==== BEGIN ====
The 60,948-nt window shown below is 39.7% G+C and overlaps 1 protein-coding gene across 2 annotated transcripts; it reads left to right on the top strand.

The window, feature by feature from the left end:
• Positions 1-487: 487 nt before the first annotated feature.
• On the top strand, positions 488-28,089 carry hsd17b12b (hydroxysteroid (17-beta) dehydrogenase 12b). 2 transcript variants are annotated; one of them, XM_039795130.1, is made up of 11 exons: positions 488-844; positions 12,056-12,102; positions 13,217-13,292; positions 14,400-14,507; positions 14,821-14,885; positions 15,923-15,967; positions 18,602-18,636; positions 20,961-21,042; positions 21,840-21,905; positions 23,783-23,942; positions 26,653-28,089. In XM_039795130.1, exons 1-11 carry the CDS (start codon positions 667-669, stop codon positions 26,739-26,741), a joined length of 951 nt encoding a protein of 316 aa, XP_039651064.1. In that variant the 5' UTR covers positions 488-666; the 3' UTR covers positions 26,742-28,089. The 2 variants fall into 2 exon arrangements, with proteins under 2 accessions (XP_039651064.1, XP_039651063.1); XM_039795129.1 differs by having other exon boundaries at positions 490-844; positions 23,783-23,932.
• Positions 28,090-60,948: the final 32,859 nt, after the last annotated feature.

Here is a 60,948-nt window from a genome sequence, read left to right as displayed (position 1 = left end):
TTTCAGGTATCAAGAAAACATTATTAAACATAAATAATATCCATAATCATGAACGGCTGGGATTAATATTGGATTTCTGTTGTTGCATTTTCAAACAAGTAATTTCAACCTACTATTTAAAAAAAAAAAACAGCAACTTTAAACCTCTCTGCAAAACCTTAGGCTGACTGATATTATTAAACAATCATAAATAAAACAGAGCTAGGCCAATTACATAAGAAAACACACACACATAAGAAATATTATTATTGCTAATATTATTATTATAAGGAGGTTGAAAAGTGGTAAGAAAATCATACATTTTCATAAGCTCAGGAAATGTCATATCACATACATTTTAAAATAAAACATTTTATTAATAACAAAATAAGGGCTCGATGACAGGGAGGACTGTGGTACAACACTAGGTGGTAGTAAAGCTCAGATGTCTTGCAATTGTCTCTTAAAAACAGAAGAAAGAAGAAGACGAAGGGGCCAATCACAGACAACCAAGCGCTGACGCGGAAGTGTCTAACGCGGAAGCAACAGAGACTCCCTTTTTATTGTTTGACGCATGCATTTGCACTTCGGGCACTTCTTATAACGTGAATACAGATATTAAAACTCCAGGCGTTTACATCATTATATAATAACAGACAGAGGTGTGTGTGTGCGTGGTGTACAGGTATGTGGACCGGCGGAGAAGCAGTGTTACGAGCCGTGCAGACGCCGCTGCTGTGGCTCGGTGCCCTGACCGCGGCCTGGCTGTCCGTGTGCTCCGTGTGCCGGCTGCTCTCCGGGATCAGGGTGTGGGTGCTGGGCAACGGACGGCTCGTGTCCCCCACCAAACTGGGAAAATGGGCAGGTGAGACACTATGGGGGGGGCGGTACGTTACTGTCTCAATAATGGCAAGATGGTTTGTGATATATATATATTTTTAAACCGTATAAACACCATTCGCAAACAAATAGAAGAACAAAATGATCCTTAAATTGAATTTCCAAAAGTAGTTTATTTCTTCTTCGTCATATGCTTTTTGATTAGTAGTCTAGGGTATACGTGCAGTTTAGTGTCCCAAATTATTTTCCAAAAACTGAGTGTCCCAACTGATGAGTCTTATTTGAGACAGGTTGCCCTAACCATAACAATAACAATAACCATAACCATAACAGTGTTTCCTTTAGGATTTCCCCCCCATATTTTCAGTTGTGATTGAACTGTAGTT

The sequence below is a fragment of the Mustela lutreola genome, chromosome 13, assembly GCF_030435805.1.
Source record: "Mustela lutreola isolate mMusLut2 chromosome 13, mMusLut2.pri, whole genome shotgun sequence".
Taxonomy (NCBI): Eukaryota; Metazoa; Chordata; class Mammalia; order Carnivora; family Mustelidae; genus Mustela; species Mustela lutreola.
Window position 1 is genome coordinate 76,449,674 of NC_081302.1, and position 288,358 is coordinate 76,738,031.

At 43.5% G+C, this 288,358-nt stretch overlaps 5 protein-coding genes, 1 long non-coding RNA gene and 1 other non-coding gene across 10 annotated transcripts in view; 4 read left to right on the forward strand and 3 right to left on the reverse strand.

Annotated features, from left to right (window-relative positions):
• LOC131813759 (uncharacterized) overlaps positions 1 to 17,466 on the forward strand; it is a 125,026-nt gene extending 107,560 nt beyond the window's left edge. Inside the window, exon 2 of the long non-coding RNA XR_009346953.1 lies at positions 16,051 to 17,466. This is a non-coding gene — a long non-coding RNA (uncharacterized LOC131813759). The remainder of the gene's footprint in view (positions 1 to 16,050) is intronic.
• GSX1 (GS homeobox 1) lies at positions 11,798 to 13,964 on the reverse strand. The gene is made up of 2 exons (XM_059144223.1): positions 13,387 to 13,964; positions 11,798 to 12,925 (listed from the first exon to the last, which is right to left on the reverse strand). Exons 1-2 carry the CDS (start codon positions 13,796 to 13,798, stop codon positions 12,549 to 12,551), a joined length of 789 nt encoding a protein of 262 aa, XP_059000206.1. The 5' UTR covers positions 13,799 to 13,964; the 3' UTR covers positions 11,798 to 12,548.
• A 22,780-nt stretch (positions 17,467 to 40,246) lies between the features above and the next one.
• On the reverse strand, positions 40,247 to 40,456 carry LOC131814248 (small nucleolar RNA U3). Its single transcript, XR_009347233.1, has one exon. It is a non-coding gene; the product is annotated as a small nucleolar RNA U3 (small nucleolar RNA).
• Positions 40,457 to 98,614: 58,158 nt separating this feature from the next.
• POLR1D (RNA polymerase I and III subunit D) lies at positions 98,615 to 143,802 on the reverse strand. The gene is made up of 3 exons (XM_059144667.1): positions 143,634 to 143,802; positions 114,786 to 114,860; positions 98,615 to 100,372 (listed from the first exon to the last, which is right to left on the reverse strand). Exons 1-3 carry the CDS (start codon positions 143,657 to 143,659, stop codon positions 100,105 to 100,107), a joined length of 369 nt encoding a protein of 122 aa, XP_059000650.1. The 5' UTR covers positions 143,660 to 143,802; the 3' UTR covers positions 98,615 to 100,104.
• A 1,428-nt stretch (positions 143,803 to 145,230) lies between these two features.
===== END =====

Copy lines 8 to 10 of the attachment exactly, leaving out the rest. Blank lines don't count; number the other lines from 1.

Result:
The sequence below is a fragment of the Mustela lutreola genome, chromosome 13, assembly GCF_030435805.1.
Source record: "Mustela lutreola isolate mMusLut2 chromosome 13, mMusLut2.pri, whole genome shotgun sequence".
Taxonomy (NCBI): Eukaryota; Metazoa; Chordata; class Mammalia; order Carnivora; family Mustelidae; genus Mustela; species Mustela lutreola.